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Product Lifecycle

Over the last few decades, societies across the globe have undergone shifts in thinking from creating plans for environmental protection towards a way to sustain our resources on earth instead.

This new sustainability approach focuses on the entire life cycle of said product, such as plastics and polymers, through engineering design and manufacturing, to the servicing and disposal of manufactured products. With a larger focus on the procurement of recyclable polymer waste, we can ensure that we minimize the need to use up limited resources on earth by protecting what we’ve already once acquired and used for a product. This sustainability approach is effective and results driven. Other broader theories and plans for reducing the environmental impact on our earth tend to be unclear, and not as easily measured as the ability to take what’s old and used, to compound and extrude the quality from the waste, and put back into the manufacturing process.

A product has a life cycle that begins at its inception point in the design and development phase. In order to take this idea or design any further, the appropriate resources must be acquired in order to develop the product in the manufacturing phase. Once manufactured and developed, it hopefully is used by consumers and put back into a method in which it is easily separated from other common waste and recyclable by manufacturers.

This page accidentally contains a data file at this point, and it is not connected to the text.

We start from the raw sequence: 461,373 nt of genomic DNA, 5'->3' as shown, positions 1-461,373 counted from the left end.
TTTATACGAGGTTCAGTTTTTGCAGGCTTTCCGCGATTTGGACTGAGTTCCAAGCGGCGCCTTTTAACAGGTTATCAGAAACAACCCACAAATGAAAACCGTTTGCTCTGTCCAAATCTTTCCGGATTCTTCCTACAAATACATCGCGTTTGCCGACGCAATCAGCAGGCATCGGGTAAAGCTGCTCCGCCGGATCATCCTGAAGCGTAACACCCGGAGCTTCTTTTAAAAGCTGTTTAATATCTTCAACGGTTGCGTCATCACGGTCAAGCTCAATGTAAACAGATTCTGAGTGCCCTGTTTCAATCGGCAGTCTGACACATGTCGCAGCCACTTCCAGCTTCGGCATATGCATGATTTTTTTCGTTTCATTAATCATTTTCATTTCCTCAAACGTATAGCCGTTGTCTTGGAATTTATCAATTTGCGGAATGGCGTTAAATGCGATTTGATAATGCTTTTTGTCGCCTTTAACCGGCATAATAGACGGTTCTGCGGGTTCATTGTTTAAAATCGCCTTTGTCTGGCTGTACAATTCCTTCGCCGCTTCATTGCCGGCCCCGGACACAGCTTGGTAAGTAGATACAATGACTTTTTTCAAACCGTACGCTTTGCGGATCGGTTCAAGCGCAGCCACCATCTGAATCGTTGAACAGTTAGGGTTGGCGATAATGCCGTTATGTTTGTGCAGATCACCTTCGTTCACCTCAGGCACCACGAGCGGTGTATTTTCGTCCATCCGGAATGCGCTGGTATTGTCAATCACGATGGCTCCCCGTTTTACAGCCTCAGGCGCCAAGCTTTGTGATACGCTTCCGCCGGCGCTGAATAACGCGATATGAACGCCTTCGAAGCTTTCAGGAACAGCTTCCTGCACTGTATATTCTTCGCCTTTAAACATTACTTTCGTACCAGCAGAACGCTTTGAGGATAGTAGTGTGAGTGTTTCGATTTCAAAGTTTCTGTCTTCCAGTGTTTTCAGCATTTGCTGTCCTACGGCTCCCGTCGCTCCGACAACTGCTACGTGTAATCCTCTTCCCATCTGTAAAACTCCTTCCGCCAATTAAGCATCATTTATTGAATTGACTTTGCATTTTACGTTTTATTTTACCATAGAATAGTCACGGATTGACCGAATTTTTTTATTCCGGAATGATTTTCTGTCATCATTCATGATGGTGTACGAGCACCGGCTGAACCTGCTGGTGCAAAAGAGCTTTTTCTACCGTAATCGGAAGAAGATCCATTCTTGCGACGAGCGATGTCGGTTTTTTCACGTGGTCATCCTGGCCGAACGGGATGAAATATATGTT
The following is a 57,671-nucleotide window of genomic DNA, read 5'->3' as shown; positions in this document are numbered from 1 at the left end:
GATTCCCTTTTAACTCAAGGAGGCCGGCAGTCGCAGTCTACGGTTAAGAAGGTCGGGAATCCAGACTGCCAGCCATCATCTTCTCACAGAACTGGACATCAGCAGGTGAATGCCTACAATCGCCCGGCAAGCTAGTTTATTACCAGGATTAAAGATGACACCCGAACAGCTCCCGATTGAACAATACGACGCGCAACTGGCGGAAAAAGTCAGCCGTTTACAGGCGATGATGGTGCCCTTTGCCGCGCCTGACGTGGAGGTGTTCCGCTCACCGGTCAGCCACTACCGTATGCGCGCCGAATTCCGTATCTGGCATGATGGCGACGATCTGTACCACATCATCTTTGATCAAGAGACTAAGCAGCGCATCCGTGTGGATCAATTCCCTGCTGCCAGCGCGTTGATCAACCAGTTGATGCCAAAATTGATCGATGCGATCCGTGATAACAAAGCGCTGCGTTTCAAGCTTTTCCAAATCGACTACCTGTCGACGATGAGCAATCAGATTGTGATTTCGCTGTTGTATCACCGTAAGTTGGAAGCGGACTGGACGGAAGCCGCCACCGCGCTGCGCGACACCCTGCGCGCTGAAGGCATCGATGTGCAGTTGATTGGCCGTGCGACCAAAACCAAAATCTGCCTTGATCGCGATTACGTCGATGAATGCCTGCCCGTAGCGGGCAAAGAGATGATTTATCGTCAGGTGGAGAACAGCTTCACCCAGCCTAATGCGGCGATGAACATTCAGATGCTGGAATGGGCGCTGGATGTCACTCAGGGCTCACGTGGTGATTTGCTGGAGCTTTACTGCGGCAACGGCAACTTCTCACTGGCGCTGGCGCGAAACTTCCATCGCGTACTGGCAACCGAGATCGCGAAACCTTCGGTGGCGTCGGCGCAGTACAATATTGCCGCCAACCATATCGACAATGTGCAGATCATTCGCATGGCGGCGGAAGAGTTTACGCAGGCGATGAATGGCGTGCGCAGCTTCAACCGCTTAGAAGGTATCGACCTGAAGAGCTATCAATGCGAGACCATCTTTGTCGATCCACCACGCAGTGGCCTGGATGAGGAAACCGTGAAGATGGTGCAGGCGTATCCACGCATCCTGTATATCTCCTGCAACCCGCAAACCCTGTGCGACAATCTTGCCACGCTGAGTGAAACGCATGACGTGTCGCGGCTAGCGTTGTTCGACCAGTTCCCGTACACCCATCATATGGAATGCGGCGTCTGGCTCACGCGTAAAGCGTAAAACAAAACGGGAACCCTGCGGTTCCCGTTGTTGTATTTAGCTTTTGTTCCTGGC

During this production process alone, may create waste by incorrectly manufactured products, as well as errors in the engineering’s original plans. As we know, not everything goes according to plan all times.

Create illustration with the following:

BOL (Beginning of Life) – Including the design of the polymers core properties, development of initial lab scale

MOL (Middle of Life) – This includes the distribution (logistics), the use and support (repair and maintenance). A product in its lifecycle will pass from a company’s hands to the service suppliers, retailers, in order to reach the consumers hand. At this point, important matters such as how the products are used can be valuable data to be fed back to the BOL which can improve its design and development.

EOL (End of Life) – This is where the products are retired and come to an end as far as consumers use goes. Hopefully the product can be recollected into the company’s hands in several ways. The is the reverse logistics, in which the items are remanufactured and reused, or otherwise disposed of entirely if not usable.

Plastics Live Here
Putting waste to good use for over 30 years
© Copyright 1987-2016 Intercontinental Export Import, INC. All Rights Reserved.
© Copyright 1987-2016 Intercontinental Export Import, INC. All Rights Reserved.